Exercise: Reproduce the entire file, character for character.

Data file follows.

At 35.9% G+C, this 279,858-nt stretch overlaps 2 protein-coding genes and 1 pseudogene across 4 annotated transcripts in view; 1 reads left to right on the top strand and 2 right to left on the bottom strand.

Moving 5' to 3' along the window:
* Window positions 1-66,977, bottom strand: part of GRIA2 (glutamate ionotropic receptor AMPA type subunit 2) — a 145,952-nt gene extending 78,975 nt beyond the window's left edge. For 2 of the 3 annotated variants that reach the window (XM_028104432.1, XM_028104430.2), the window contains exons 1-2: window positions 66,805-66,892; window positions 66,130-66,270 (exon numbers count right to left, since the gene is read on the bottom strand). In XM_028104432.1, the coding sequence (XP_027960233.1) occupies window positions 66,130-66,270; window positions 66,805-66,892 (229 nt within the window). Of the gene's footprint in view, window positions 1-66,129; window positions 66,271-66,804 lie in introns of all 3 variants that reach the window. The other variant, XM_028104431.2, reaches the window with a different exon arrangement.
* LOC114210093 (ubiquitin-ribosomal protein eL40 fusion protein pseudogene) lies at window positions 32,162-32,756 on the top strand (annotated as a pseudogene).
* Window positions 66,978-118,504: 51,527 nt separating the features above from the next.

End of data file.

At 35.9% G+C, this 279,858-nt stretch overlaps 2 protein-coding genes and 1 pseudogene across 4 annotated transcripts in view; 1 reads left to right on the top strand and 2 right to left on the bottom strand.

Moving 5' to 3' along the window:
* Window positions 1-66,977, bottom strand: part of GRIA2 (glutamate ionotropic receptor AMPA type subunit 2) — a 145,952-nt gene extending 78,975 nt beyond the window's left edge. For 2 of the 3 annotated variants that reach the window (XM_028104432.1, XM_028104430.2), the window contains exons 1-2: window positions 66,805-66,892; window positions 66,130-66,270 (exon numbers count right to left, since the gene is read on the bottom strand). In XM_028104432.1, the coding sequence (XP_027960233.1) occupies window positions 66,130-66,270; window positions 66,805-66,892 (229 nt within the window). Of the gene's footprint in view, window positions 1-66,129; window positions 66,271-66,804 lie in introns of all 3 variants that reach the window. The other variant, XM_028104431.2, reaches the window with a different exon arrangement.
* LOC114210093 (ubiquitin-ribosomal protein eL40 fusion protein pseudogene) lies at window positions 32,162-32,756 on the top strand (annotated as a pseudogene).
* Window positions 66,978-118,504: 51,527 nt separating the features above from the next.